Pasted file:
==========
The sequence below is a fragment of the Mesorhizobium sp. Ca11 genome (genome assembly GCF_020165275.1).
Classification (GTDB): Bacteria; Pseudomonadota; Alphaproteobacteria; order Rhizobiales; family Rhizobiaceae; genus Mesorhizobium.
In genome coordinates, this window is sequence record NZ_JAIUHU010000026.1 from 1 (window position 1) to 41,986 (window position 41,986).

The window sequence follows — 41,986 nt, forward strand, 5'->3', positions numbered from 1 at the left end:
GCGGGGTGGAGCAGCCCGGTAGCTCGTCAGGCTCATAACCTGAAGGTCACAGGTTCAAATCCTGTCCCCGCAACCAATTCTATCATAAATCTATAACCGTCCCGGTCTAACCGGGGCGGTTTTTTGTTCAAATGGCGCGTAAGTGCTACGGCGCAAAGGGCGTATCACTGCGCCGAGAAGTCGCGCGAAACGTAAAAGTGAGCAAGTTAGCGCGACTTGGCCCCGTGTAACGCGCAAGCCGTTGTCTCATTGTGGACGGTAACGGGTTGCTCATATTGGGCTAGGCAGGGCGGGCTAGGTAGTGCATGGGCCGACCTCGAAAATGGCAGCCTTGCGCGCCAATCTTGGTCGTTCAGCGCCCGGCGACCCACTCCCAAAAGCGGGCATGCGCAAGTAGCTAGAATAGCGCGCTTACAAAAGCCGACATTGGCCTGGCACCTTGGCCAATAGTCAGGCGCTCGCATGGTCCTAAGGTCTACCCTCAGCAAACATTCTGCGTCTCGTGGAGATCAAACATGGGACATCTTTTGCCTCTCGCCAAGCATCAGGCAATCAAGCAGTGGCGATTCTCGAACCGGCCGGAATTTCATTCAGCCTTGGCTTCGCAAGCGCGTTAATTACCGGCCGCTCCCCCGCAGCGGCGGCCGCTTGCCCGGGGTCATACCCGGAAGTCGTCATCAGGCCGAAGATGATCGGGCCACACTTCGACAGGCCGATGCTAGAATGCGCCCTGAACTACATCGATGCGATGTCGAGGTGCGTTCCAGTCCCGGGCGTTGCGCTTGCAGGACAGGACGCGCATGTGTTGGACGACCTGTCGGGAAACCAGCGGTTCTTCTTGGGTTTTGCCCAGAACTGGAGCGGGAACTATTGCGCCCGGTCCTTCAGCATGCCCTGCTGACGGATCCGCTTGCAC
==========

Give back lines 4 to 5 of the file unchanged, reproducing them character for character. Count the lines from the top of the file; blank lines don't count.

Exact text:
The window sequence follows — 41,986 nt, forward strand, 5'->3', positions numbered from 1 at the left end:
GCGGGGTGGAGCAGCCCGGTAGCTCGTCAGGCTCATAACCTGAAGGTCACAGGTTCAAATCCTGTCCCCGCAACCAATTCTATCATAAATCTATAACCGTCCCGGTCTAACCGGGGCGGTTTTTTGTTCAAATGGCGCGTAAGTGCTACGGCGCAAAGGGCGTATCACTGCGCCGAGAAGTCGCGCGAAACGTAAAAGTGAGCAAGTTAGCGCGACTTGGCCCCGTGTAACGCGCAAGCCGTTGTCTCATTGTGGACGGTAACGGGTTGCTCATATTGGGCTAGGCAGGGCGGGCTAGGTAGTGCATGGGCCGACCTCGAAAATGGCAGCCTTGCGCGCCAATCTTGGTCGTTCAGCGCCCGGCGACCCACTCCCAAAAGCGGGCATGCGCAAGTAGCTAGAATAGCGCGCTTACAAAAGCCGACATTGGCCTGGCACCTTGGCCAATAGTCAGGCGCTCGCATGGTCCTAAGGTCTACCCTCAGCAAACATTCTGCGTCTCGTGGAGATCAAACATGGGACATCTTTTGCCTCTCGCCAAGCATCAGGCAATCAAGCAGTGGCGATTCTCGAACCGGCCGGAATTTCATTCAGCCTTGGCTTCGCAAGCGCGTTAATTACCGGCCGCTCCCCCGCAGCGGCGGCCGCTTGCCCGGGGTCATACCCGGAAGTCGTCATCAGGCCGAAGATGATCGGGCCACACTTCGACAGGCCGATGCTAGAATGCGCCCTGAACTACATCGATGCGATGTCGAGGTGCGTTCCAGTCCCGGGCGTTGCGCTTGCAGGACAGGACGCGCATGTGTTGGACGACCTGTCGGGAAACCAGCGGTTCTTCTTGGGTTTTGCCCAGAACTGGAGCGGGAACTATTGCGCCCGGTCCTTCAGCATGCCCTGCTGACGGATCCGCTTGCAC